Identifying "Great" Music

"Good" music is music that you enjoy, music that for a brief moment takes you away from your problems and makes you glad to be alive. It doesn't matter whether you are listening to Johannes Brahms, Chuck Berry, or Beyoncé — if the music makes you smile, tap your foot, dance, shed a tear, or reflect on the human condition, you are obligated to say nothing more than you enjoyed it.

The question is: when does music become more than something you simply enjoy? When does it become “great”?

Music, like all art, is a product of the world in which it is created, the creation of a person living at a certain time and place in history. I doubt that Johann Sebastian Bach composed music thinking about a world that would not exist until decades and centuries after he died, a world that he could not imagine. He was composing for the audiences — mostly church goers — of his time.

The fact that Bach's music still speaks to us almost three centuries after it was composed is what makes his music “great.”

Quite simply, great music is any music that has stood the test of time, any music that is still worth listening to long after the era of its creation has come to an end.

Beethoven’s Ninth Symphony, for example, is not performed in concert halls today because it is a fascinating artifact from long ago; it survives because it is an entertaining and inspiring piece of music that works for modern audiences. Even though the Ninth Symphony was composed almost two centuries ago, it remains a timeless piece of music with a message that reaches far beyond the world in which it was created.

According to Mark Evan Bonds in
Music as Thought, European composers wrote 16,558 symphonies in the late-eighteenth century. Only a handful of those symphonies — mostly those composed by Haydn and Mozart — have stood the test of time and are able to strike home with modern audiences. Looking at this information we should ask ourselves an obvious question: why have so many of the symphonies of Haydn and Mozart survived while others have been forgotten? Why do some works endure while others are ignored?

In my opinion, a piece of music will survive for at least one of the following reasons:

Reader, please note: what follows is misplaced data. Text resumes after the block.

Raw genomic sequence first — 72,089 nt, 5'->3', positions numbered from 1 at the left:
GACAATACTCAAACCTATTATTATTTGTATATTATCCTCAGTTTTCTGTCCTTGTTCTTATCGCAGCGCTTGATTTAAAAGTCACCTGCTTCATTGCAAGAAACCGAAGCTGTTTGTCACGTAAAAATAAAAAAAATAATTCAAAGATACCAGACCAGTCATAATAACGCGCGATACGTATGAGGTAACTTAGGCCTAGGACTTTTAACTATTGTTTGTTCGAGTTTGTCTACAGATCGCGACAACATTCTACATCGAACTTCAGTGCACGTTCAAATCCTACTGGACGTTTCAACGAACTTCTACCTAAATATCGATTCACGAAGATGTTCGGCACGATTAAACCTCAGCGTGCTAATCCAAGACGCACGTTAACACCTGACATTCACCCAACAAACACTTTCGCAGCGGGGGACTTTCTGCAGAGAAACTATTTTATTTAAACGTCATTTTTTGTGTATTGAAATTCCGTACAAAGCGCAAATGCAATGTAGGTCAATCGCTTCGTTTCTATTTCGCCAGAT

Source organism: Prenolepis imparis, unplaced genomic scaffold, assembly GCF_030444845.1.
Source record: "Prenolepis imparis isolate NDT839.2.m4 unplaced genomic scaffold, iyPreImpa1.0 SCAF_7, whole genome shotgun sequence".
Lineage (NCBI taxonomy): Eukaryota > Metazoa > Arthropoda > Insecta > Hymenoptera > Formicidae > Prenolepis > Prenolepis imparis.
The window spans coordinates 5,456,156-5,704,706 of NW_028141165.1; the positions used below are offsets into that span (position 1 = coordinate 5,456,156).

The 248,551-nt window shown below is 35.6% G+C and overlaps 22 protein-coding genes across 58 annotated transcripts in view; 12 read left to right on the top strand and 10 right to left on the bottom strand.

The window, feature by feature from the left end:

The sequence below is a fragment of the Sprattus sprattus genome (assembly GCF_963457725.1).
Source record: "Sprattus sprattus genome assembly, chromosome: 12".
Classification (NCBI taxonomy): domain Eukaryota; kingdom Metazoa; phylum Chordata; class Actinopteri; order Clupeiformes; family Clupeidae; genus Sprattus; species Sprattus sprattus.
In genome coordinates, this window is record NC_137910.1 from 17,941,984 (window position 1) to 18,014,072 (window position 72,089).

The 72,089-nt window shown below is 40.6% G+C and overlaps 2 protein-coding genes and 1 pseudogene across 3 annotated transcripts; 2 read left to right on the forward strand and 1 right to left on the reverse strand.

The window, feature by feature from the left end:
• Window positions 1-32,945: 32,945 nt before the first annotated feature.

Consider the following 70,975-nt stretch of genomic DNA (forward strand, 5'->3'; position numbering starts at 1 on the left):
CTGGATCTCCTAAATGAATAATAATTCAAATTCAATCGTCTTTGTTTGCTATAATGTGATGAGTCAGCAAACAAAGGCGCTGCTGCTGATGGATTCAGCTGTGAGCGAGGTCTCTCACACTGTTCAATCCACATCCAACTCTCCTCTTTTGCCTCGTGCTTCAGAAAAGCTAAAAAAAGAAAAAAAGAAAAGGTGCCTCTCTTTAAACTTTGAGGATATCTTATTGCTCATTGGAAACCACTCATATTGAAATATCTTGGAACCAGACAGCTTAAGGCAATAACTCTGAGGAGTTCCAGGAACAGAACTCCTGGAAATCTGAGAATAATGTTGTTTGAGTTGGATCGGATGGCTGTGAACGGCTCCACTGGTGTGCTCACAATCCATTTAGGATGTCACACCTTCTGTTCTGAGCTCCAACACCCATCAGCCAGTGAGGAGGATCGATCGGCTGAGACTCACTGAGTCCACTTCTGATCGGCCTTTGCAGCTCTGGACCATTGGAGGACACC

1. It is the work of a highly skilled artist.
Modern audiences remain awestruck by Johann Sebastian Bach's musical genius. The complexity of the themes and harmonic progressions that he developed within well-defined musical forms and contrapuntal technique are still used to teach theory and performance to music majors. Bach may have died in 1750, but his music is immortal due to his extraordinary expertise as a composer.

2. It elevates the human spirit.
Listening to the organ with all stops pulled out at the conclusion of Saint-Saëns’ Third Symphony or the brassy “Paradise” theme at the end of Mahler’s First Symphon
y can make audiences glad to be alive. Saint-Saëns and Mahler wanted audiences to feel an emotional rush when their symphonies were first performed in the nineteenth century, and audiences are still experiencing that rush in the twenty-first century.

3. It identifies an eternal truth about being human.
Although the song “Der Erlkönig” by Franz Schubert is almost two hundred years old, it remains a frightening experience for modern audiences, giving voice to the universal childhood fear of evil creatures lurking in the dark. Tchaikovsky’s Sixth Symphony is one of the saddest pieces of music ever composed because it draws from the deep despair that is too often a part of the human experience. Timeless music taps into something timeless about being human.
In the spirit of keeping great music alive, I invite you to listen to a piece of music today that was composed over 200 years ago, something by Bach, Mozart, or Beethoven, for example. I hope you will enjoy what you hear.

(This blog was composed under the influence of Beethoven’s Sixth Symphony, a truly great piece of music.)

Daniel Barenboim conducting the West-Eastern Divan Orchestra